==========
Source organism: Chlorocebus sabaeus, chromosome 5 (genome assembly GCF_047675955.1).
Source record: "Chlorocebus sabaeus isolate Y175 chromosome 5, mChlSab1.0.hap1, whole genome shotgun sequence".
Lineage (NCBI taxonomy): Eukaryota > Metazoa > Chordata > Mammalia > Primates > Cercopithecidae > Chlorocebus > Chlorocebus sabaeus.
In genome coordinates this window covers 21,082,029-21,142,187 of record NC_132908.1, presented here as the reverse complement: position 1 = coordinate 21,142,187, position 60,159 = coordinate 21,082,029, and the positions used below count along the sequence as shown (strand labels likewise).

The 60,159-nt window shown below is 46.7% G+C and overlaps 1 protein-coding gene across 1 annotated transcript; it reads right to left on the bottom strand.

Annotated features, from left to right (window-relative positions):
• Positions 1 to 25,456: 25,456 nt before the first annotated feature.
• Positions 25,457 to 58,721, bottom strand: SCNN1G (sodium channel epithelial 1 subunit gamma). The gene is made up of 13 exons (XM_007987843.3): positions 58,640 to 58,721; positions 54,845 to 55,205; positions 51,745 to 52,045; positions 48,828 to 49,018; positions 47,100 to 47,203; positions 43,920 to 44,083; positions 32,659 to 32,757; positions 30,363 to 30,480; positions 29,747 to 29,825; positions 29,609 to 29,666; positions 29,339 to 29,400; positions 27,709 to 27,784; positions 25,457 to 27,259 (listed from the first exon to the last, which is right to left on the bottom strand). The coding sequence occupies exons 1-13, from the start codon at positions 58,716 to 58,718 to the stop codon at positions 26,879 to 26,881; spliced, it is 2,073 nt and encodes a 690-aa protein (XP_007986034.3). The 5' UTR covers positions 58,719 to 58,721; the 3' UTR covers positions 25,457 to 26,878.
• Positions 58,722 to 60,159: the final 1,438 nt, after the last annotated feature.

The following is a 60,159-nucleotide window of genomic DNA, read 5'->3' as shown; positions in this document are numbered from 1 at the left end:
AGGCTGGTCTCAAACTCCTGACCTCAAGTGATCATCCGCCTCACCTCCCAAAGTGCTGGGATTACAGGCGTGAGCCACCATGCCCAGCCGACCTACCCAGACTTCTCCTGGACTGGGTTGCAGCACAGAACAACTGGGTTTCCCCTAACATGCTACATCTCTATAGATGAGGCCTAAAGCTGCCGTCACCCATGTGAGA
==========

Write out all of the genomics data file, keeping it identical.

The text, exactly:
Source organism: Chlorocebus sabaeus, chromosome 5 (genome assembly GCF_047675955.1).
Source record: "Chlorocebus sabaeus isolate Y175 chromosome 5, mChlSab1.0.hap1, whole genome shotgun sequence".
Lineage (NCBI taxonomy): Eukaryota > Metazoa > Chordata > Mammalia > Primates > Cercopithecidae > Chlorocebus > Chlorocebus sabaeus.
In genome coordinates this window covers 21,082,029-21,142,187 of record NC_132908.1, presented here as the reverse complement: position 1 = coordinate 21,142,187, position 60,159 = coordinate 21,082,029, and the positions used below count along the sequence as shown (strand labels likewise).

The 60,159-nt window shown below is 46.7% G+C and overlaps 1 protein-coding gene across 1 annotated transcript; it reads right to left on the bottom strand.

Annotated features, from left to right (window-relative positions):
• Positions 1 to 25,456: 25,456 nt before the first annotated feature.
• Positions 25,457 to 58,721, bottom strand: SCNN1G (sodium channel epithelial 1 subunit gamma). The gene is made up of 13 exons (XM_007987843.3): positions 58,640 to 58,721; positions 54,845 to 55,205; positions 51,745 to 52,045; positions 48,828 to 49,018; positions 47,100 to 47,203; positions 43,920 to 44,083; positions 32,659 to 32,757; positions 30,363 to 30,480; positions 29,747 to 29,825; positions 29,609 to 29,666; positions 29,339 to 29,400; positions 27,709 to 27,784; positions 25,457 to 27,259 (listed from the first exon to the last, which is right to left on the bottom strand). The coding sequence occupies exons 1-13, from the start codon at positions 58,716 to 58,718 to the stop codon at positions 26,879 to 26,881; spliced, it is 2,073 nt and encodes a 690-aa protein (XP_007986034.3). The 5' UTR covers positions 58,719 to 58,721; the 3' UTR covers positions 25,457 to 26,878.
• Positions 58,722 to 60,159: the final 1,438 nt, after the last annotated feature.

The following is a 60,159-nucleotide window of genomic DNA, read 5'->3' as shown; positions in this document are numbered from 1 at the left end:
AGGCTGGTCTCAAACTCCTGACCTCAAGTGATCATCCGCCTCACCTCCCAAAGTGCTGGGATTACAGGCGTGAGCCACCATGCCCAGCCGACCTACCCAGACTTCTCCTGGACTGGGTTGCAGCACAGAACAACTGGGTTTCCCCTAACATGCTACATCTCTATAGATGAGGCCTAAAGCTGCCGTCACCCATGTGAGA